Michael Shawn WHITLOW, Plaintiff-Appellant, v. BRADLEY UNIVERSITY, Defendant-Appellee.
Michael Whitlow sued his employer, Bradley University, for employment discrimination. In this appeal, he challenges the denial of his post-judgment motion asserting that the district judge who presided over his suit had such close ties to the university that he should have recused himself under 28 U.S.C. § 455(a). We find that the judge did not abuse his discretion in declining to disqualify himself after entry of judgment, so we affirm.
Whitlow's claims arise out of a number of difficult interactions with a female supervisor, Sandra Bury. Whitlow, a senior network analyst at Bradley University, alleged that Bury harassed him by “utter[ing] defamatory statements” to other employees about Whitlow's second job as a part-time police officer, scolding him, and acting with hostility toward him. He said that when he complained about Bury's behavior to the university's human resources department, he received no help. Because of his complaints, Whitlow also claimed, Bury disciplined him, resulting in a negative annual review and a lower annual raise. Whitlow sued the university for sex discrimination, a hostile work environment, and retaliation under Title VII of the Civil Rights Act of 1964.
District Judge McDade dismissed Whitlow's complaint, concluding that Whitlow had not alleged facts to support his claims. Instead, Whitlow had alleged only a “tenuous and contentious relationship” with Bury that Title VII could not remedy.
Whitlow moved for relief from the judgment under Federal Rule of Civil Procedure 60(b)(6), contending that he had recently learned that Judge McDade has ties to Bradley University that should have disqualified him from hearing the case under 28 U.S.C. § 455(a), which calls for disqualification if a judge's “impartiality might reasonably be questioned.” Whitlow asserted that the judge (1) is an alumnus of Bradley University, a former basketball star, and has been honored by the university as an alumnus who has brought credit to the university, (2) has spoken affectionately of Bradley at events and to the press, including describing his “love affair” with the school, (3) spoke at Bradley's commencement in 2013, (4) has networked with people connected to the university, (5) recused himself from three cases involving Bradley University in 1999, 2000, and 2010, and (6) is a former member of the university's board of trustees. Judge McDade denied the motion, concluding that § 455(a) did not disqualify him based on his “minimal alumni contacts,” and that there was “no reasonable question” about his “ability to be impartial in this case.”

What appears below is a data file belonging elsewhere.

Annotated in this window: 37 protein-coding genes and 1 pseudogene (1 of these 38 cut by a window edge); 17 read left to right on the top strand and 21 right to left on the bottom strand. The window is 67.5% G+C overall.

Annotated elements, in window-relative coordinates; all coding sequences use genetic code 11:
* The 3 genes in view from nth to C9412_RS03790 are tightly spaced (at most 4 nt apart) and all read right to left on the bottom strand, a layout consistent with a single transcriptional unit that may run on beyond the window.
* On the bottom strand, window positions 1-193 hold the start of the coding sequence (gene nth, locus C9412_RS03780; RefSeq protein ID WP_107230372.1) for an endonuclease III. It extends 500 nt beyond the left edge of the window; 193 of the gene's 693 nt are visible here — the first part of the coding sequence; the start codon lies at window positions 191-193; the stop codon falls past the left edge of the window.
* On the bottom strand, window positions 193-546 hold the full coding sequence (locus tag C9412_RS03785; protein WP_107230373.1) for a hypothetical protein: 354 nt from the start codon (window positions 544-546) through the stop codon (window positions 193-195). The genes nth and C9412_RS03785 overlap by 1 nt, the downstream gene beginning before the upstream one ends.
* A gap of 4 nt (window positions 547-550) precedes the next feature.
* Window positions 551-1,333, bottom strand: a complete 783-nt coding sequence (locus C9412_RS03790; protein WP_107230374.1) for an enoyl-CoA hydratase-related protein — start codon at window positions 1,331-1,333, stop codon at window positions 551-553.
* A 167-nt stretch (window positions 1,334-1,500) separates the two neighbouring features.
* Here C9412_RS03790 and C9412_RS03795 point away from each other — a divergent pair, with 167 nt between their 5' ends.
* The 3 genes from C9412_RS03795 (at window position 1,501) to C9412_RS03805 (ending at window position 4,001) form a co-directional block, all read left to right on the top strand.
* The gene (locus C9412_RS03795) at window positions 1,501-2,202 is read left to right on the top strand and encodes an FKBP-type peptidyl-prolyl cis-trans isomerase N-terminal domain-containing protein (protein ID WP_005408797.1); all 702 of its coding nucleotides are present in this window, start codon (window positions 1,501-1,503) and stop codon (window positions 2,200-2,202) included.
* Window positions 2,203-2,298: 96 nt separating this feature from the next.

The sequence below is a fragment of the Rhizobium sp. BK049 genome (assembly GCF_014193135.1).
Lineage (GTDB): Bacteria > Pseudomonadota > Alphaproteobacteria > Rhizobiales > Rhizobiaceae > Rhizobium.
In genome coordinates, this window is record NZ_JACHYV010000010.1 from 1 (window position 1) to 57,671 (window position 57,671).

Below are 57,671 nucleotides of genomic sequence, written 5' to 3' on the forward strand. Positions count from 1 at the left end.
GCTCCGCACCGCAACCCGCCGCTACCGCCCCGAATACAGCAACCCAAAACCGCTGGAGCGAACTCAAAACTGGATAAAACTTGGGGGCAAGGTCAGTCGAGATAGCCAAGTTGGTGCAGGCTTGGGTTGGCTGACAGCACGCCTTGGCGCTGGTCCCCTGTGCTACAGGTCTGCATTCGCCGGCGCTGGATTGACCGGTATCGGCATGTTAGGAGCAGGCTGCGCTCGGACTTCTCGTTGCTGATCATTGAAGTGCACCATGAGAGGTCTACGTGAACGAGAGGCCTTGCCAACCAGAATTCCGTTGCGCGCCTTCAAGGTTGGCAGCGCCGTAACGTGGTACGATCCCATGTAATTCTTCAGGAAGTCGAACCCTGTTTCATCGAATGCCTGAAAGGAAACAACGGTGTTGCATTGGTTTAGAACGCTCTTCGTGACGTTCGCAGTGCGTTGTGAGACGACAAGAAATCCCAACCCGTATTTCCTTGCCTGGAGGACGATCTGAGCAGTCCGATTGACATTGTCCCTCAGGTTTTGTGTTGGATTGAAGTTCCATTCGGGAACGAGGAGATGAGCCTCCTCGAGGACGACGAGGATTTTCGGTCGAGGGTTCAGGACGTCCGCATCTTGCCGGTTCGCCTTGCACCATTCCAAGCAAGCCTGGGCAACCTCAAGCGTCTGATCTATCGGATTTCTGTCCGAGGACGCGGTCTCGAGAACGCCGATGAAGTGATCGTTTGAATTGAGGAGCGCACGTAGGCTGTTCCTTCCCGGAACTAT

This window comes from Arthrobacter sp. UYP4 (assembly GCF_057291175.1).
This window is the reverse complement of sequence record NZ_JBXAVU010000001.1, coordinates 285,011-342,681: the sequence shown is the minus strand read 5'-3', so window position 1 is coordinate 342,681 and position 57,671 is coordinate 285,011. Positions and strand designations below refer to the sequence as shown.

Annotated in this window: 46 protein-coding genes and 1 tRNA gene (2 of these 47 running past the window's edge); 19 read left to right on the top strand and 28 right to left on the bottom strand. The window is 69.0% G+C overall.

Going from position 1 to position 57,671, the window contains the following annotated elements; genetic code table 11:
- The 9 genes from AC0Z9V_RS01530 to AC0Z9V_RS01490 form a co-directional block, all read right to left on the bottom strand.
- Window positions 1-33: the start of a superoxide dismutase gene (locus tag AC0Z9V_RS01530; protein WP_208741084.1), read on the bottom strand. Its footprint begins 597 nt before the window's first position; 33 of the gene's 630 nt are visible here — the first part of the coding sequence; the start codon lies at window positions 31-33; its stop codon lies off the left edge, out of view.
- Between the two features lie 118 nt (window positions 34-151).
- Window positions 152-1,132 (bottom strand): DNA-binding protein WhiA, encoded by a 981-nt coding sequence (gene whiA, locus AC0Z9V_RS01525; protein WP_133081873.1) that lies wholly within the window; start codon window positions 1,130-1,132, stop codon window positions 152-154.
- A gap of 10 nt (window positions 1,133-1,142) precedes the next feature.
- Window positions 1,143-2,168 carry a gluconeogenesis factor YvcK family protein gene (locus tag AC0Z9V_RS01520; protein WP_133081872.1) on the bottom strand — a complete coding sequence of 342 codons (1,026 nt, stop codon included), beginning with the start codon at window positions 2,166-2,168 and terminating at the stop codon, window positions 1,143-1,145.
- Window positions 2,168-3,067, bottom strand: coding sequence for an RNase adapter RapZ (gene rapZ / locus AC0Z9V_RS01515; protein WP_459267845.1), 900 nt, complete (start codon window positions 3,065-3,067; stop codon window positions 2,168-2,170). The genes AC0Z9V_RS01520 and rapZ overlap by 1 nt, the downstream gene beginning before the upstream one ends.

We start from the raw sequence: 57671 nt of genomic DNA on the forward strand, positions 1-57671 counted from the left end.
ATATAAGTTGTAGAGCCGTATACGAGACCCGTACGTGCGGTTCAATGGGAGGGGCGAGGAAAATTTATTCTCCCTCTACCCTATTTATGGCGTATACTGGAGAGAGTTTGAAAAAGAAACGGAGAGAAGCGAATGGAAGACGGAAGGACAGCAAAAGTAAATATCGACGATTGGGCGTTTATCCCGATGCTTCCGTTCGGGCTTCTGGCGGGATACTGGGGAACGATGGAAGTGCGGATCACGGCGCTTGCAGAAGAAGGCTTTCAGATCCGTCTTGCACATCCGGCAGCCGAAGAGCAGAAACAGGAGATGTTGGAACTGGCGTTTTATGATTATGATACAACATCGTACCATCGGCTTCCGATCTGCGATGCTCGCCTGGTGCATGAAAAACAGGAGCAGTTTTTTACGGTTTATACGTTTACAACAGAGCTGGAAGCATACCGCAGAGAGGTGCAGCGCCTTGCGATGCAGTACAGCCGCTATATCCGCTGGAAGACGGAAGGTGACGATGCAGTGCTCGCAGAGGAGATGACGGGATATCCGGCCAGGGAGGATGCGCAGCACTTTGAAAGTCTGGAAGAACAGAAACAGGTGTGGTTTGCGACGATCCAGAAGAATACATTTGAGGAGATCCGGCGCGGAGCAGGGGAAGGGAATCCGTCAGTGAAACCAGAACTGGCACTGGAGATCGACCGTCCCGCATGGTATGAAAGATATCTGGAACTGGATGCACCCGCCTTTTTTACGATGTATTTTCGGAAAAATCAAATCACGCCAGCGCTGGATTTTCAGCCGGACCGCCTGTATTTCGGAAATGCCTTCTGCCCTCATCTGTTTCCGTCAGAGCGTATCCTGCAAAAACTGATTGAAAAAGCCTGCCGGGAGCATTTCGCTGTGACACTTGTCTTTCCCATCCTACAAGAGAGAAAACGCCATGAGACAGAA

On appeal, Whitlow again highlights examples of the judge's relationship with the university that, in his view, compelled disqualification under § 455(a). But Whitlow does not explain why he did not request disqualification before entry of judgment, and we decline to hold that a judge must vacate a judgment in order to disqualify himself retroactively absent “exceptional circumstances.” See Fed. R. Civ. P 60(b)(6); Liljeberg v. Health Servs. Acquisition Corp., 486 U.S. 847, 860, 108 S.Ct. 2194, 100 L.Ed.2d 855 (1988); Williamson v. Indiana Univ., 345 F.3d 459, 464 (7th Cir. 2003).
Judge McDade's contacts with Bradley University do not persuade us that “exceptional circumstances” required his disqualification from the case after he had already entered judgment. See Williamson, 345 F.3d at 464. Whitlow offered evidence that Judge McDade is an active member of the university's alumni community, but alumni contacts or positive comments about a school, without more, do not disqualify a judge. See Williamson, 345 F.3d at 464–65; Roe v. St. Louis Univ., 746 F.3d 874, 886 (8th Cir. 2014). The fact that Judge McDade has disqualified himself from several other cases involving Bradley University signals only his judgment that circumstances in those cases warranted his disqualification. Those past decisions do not mandate disqualification in all future cases. Finally, we cannot conclude that the judge should have reopened the judgment to disqualify himself based on his past service on Bradley University's board of trustees—service that, according to his biography, ended more than a decade ago in 2002. Joe B. McDade, Almanac of the Federal Judiciary, 2018 WL 1429409, *1 (CCH 2018). By statute, he would have been required to disqualify himself during his service on the Board, see 28 U.S.C. § 455(b)(1)(5)(i), and as Judge McDade recognizes, particular circumstances in particular cases involving Bradley University may make disqualification appropriate under § 455. In this case, however, the judge has no apparent or alleged connection to the dispute requiring disqualification, especially after judgment. The judgment of the district court is